In this post, I had the honor to interview Lauren Sapalam the author of Between the Shadow and Lo, a transgressive novel based on her experiences as an alcoholic battling her alter ego in Seattle in the early 2000s, and its sequel, West Is San Francisco. She also teaches classes and online courses for introverted, intuitive writers and blogs regularly on creativity, writing, and transgressive fiction at laurensapala.com.
I'm always fascinated by finding other female authors in the genre of Transgressive Fiction. I was searching transgressivefiction.info and I found Lauren, searched her book, and bought it to read. As it was the type of book I adore, I decided to email her and see if she would accept to have an interview with me, and voila! She accepted. Let's see what we have discussed.
Hi Lauren. It's such a pleasure to be able to talk to you. To start with the questions, may I know when did you decide to become a writer in the Transgressive Genre as I see this is normally a genre mainly male dominant.
I didn’t actually decide to become a transgressive fiction writer, it just happened. I wrote my first novel, Between the Shadow and Lo, in a silent writing program (we met once a week and wrote for one hour together, silently), and I didn’t plan the novel at all. I just wrote down the experiences I had gone through as an alcoholic over the past few years. As I was revising the manuscript I began looking around at agents and publishers and as part of that process, I looked at other books that were similar to mine. I realized that all of them were transgressive fiction.
I understand. I have the same experience. What about Transgressive Genre attracts you?
I like the darkness of transgressive fiction, and the absurd humor, but most of all I like the way it breaks through boundaries. In fact, that’s how I define transgressive fiction, as not just “boundary-pushing” but “boundary-breaking,” because a lot of good literature pushes boundaries, but the mark of true transgressive fiction, in my opinion, is that it explores actual societal taboos. And those boundaries and taboos change over time, which is another aspect of transgressive fiction that I find compelling. Some of the transgressive fiction of the 1950s feels tame by today’s standards, in regards to discussion around gender, sexuality, drugs, spirituality, etc. But then there are other concepts and stereotypes that were normalized during that time (how people of color were portrayed by white authors, for example) that are now considered taboo. I love that dynamic of the ever-changing boundary.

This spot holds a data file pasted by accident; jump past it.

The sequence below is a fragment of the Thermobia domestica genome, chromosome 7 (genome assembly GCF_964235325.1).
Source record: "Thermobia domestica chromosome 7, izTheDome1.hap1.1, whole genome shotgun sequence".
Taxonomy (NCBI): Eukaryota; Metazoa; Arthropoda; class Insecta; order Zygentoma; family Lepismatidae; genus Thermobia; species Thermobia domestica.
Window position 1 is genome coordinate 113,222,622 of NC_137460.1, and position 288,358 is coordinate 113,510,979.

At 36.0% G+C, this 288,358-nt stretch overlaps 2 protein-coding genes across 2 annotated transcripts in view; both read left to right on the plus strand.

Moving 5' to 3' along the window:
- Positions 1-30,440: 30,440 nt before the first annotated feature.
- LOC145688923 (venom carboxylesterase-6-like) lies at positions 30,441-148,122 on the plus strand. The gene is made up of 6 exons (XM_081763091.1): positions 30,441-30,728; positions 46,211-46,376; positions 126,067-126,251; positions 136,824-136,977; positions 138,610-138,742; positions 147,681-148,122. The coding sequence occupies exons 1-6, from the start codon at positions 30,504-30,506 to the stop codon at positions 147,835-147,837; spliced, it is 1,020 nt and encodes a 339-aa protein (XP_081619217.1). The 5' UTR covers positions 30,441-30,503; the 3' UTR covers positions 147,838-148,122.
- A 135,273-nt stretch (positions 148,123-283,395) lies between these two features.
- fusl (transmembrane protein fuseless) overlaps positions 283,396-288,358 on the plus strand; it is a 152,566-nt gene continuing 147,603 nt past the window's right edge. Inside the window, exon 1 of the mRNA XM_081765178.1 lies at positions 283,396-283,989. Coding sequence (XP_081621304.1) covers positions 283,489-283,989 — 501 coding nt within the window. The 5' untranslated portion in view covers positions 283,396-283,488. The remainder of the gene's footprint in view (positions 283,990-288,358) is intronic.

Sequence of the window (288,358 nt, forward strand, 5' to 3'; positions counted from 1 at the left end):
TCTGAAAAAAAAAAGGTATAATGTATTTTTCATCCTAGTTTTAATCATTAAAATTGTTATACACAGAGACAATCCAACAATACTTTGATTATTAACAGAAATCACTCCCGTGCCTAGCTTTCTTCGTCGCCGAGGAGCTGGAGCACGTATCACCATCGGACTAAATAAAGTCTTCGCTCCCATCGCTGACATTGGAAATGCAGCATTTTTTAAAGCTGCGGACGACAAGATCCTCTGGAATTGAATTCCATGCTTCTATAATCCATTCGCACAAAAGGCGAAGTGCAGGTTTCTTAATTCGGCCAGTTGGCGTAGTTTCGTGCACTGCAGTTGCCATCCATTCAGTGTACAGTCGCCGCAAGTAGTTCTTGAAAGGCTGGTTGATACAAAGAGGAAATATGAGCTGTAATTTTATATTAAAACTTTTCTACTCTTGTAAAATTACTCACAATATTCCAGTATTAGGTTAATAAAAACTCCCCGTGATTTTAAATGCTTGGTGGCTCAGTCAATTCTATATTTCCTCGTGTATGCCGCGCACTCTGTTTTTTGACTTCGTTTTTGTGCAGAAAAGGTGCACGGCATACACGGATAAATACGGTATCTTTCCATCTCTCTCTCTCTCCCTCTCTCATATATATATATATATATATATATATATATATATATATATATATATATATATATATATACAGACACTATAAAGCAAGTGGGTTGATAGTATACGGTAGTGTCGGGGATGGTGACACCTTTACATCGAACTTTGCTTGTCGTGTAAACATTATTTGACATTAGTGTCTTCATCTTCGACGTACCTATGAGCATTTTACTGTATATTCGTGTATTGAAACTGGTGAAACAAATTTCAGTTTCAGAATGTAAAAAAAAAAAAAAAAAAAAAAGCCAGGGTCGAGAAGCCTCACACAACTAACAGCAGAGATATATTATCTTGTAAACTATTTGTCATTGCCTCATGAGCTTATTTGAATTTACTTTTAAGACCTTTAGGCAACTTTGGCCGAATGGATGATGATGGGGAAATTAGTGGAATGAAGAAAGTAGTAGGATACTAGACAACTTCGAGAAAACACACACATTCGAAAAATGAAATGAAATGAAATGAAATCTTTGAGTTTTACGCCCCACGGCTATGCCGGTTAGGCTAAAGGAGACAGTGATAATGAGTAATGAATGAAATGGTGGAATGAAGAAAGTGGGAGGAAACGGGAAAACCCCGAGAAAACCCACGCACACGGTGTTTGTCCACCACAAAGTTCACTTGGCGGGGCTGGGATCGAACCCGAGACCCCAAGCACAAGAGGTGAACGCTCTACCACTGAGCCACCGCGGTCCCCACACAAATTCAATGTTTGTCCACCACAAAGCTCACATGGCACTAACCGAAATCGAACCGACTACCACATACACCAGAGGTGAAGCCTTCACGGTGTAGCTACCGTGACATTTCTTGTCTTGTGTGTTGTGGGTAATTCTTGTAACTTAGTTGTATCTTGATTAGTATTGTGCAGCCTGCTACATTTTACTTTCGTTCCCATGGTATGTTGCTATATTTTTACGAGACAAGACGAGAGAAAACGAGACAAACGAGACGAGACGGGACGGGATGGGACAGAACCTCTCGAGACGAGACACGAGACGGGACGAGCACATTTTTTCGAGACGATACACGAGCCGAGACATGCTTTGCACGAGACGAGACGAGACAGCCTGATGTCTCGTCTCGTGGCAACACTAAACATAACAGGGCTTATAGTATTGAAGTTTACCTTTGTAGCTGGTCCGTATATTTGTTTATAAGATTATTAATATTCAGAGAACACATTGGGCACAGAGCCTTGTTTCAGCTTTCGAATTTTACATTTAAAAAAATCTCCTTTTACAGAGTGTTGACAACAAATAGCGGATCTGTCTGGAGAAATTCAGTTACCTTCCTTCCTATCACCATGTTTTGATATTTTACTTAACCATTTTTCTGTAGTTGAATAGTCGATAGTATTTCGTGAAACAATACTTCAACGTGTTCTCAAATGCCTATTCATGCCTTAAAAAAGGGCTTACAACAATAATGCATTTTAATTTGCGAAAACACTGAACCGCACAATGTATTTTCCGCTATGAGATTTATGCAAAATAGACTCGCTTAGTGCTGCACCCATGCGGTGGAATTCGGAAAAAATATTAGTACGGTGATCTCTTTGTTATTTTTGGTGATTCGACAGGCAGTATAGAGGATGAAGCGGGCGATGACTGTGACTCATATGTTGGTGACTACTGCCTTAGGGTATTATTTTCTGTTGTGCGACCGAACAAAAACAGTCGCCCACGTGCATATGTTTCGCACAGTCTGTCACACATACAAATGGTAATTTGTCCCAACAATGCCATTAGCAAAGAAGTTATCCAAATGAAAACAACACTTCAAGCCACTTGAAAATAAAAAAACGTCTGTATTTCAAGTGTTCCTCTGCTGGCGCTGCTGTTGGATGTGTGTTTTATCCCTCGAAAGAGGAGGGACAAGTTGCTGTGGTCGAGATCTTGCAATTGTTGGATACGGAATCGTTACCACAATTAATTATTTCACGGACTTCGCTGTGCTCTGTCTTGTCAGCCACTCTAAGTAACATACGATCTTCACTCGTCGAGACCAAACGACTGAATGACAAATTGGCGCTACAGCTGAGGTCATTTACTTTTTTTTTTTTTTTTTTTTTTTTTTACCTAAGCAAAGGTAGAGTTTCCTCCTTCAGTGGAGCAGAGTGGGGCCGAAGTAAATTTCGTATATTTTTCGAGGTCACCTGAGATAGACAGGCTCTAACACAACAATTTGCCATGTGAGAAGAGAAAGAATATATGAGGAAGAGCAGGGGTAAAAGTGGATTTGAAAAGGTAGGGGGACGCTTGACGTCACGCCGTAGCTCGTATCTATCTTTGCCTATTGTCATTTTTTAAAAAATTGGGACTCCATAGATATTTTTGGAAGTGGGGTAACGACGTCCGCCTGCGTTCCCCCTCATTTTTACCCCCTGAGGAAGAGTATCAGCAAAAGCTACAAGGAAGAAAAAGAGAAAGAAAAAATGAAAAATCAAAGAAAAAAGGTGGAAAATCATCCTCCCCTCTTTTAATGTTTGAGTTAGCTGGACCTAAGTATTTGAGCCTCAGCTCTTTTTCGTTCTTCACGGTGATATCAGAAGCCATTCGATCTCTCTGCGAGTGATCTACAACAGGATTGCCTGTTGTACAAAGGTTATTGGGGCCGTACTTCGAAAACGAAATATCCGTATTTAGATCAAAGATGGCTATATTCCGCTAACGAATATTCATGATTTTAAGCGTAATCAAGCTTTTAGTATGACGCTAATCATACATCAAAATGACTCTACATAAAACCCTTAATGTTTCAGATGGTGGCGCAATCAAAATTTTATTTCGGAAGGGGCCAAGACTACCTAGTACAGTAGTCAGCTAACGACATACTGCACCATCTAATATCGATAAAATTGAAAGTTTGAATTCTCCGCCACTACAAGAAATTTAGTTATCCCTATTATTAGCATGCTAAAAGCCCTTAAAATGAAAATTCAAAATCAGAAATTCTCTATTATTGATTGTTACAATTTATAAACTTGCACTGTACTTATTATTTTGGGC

What do you think makes a good story?
Honesty. And this holds true for any piece of writing, whether it’s the Great American Novel or a blog post on a better way to clean your kitchen. There are so many writers out there who are afraid to truly express themselves, or they haven’t discovered their true feelings, and so they’re writing things that unthinkingly express the opinion they believe will be accepted by the mainstream population (i.e., the blog post that gets the most clicks). While this might be a great strategy if you’re an advertising copywriter, it will ruin any piece of writing that you actually care about.
I define transgressive fiction, as not just “boundary-pushing” but “boundary-breaking,” because a lot of good literature pushes boundaries, but the mark of true transgressive fiction, in my opinion, is that it explores actual societal taboos.
When did you first realize you wanted to be a writer? And as a child, what did you want to do when you grew up?
When I was six years old I wanted to be a poet. I went through a few more career aspirations after that time, but I ended up at 15 or 16 years old having no idea what I wanted to do with my life, but a very clear idea of what I DIDN’T want to do. I didn’t want to have a normal job. I didn’t want to work for the government or a corporation. I didn’t want to work somewhere boring, or where I was bored. I didn’t want to feel like I was a slave to someone just because they paid me a lot of money. So, I settled on working in a bookstore in my early 20s and this felt right for a time. Then I went to work for a private detective and a few different tech startups between Seattle and San Francisco. That felt right too. The entire time, I still wanted to be a writer, but I wasn’t dead set on it bringing me any sort of income or being a “career.” I just wanted to write books because it sounded like it would deeply fulfill me.
How long does it take you to write a book?